Building on that social media would be a way to share information with others in a social environment, as in one where people spend time interacting with each other.

What makes something “social media?”

I really liked this definition that social media is a canvas upon which we paint our content by Brian Dodson. It is a platform that we can use to share content we produce or find so that others may be able to access it. Much in the same way I’m doing in this blog. Social media is then the platform, a noun as Dodson says, for you to publish content enabling it to be found by others (social networking is the verb, the action of engagement that happens when people interact with the information and talk about it or talk back to the source). Something can be considered a social media when it enables content to be accessed and shared by others. Examples of social media websites are: Facebook, Pinterest, Instagram, LinkedIn, Digg and so on so forth as this nice picture below by Innovision shows.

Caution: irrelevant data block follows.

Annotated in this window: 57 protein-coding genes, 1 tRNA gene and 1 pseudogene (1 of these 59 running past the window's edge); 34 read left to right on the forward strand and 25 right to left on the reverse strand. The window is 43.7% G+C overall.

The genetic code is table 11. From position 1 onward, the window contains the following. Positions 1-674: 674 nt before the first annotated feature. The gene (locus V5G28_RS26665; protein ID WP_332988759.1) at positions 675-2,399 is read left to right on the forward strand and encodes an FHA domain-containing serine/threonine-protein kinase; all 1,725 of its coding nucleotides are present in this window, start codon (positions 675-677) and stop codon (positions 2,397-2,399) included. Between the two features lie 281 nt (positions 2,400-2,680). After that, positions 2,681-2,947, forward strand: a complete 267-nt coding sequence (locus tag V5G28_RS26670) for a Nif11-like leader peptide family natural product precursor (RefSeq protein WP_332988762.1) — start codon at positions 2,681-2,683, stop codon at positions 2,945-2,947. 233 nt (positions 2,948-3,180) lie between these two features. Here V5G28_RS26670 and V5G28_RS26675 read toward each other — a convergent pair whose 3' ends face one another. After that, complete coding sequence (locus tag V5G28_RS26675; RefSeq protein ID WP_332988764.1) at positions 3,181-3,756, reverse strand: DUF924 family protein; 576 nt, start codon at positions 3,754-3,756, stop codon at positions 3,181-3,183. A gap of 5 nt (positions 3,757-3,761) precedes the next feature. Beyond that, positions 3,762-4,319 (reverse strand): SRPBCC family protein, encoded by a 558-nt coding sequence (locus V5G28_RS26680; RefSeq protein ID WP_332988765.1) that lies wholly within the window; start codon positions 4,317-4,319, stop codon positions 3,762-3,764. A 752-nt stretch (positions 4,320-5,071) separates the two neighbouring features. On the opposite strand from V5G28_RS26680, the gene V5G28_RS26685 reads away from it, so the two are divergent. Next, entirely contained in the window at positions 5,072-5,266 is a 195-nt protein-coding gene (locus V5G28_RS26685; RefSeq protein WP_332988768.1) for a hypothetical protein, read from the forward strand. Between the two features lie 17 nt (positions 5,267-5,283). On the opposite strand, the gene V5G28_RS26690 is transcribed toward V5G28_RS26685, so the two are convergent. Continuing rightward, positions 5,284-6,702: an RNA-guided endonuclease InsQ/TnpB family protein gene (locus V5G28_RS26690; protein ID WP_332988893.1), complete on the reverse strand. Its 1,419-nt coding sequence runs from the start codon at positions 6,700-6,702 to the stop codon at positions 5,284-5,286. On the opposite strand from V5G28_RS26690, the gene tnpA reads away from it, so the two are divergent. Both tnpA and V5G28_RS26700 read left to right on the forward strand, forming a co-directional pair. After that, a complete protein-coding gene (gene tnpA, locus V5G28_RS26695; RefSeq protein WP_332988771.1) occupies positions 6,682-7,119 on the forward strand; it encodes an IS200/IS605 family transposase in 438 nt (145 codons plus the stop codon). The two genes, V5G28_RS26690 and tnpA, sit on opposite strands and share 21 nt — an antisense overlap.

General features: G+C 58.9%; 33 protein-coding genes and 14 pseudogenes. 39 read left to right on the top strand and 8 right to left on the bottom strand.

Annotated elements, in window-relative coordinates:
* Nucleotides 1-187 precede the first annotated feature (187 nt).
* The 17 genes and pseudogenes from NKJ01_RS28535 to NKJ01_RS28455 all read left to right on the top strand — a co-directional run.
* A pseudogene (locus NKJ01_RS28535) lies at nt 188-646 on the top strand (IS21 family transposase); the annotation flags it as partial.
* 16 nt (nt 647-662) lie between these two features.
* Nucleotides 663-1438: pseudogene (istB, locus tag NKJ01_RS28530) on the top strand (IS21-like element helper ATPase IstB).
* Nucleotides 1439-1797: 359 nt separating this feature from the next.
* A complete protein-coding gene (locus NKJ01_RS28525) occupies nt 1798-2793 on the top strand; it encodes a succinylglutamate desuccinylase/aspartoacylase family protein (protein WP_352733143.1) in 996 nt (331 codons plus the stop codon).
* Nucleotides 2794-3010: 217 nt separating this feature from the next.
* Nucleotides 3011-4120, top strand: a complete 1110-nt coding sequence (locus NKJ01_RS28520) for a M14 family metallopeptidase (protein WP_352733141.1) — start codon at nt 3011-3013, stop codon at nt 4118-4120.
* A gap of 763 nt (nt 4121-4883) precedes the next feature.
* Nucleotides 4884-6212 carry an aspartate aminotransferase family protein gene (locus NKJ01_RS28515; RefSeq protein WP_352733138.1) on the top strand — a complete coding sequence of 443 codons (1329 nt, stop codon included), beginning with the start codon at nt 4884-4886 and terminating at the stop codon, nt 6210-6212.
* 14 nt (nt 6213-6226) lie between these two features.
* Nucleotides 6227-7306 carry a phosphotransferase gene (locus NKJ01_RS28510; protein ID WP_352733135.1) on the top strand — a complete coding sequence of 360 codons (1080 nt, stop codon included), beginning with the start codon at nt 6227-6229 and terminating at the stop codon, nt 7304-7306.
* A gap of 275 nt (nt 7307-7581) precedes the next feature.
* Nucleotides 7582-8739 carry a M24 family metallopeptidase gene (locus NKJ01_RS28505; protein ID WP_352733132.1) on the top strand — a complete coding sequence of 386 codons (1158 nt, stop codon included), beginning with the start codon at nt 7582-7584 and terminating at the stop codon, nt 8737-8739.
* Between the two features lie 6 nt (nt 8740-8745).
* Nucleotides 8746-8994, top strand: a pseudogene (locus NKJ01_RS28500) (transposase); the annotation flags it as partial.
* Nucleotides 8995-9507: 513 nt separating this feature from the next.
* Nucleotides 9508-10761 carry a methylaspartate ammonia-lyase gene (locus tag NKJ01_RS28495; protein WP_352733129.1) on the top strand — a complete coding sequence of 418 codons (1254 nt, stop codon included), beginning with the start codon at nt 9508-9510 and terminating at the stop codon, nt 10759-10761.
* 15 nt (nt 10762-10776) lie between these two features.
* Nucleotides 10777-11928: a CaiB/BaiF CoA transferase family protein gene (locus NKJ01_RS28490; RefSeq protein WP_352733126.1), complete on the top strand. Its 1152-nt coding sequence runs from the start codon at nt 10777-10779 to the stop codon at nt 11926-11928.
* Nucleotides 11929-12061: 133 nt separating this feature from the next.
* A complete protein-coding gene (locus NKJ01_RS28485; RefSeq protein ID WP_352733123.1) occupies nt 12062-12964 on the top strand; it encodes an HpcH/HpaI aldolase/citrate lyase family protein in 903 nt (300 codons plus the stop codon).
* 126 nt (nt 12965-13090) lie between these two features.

Expanding on the knowledge I gained so far about this subject I would say that what makes something social media is its ability to allow a two-way conversation between the content provider and the audience, as well as conversations among the audience members themselves.

How is “social media” different from other forms of media?

Social Media is different from other traditional channels that can be used to disseminate information (like television, radio, print, etc) precisely because it allows this two-way communication to happen. It creates a sense of community, as Angela Hausman says, were the communication is unstructured, user generated and open. Traditional media provides content that is curated by several people, is supported by paid advertisers that rely on audience numbers to decide were they will advertise, it is a one-way channel (even though people can send letters, phone into programs and share content from these channels in social media websites), communications is more controlled, formal and content is polished (by the aforementioned curating).

What are some online examples of “clearly social” media?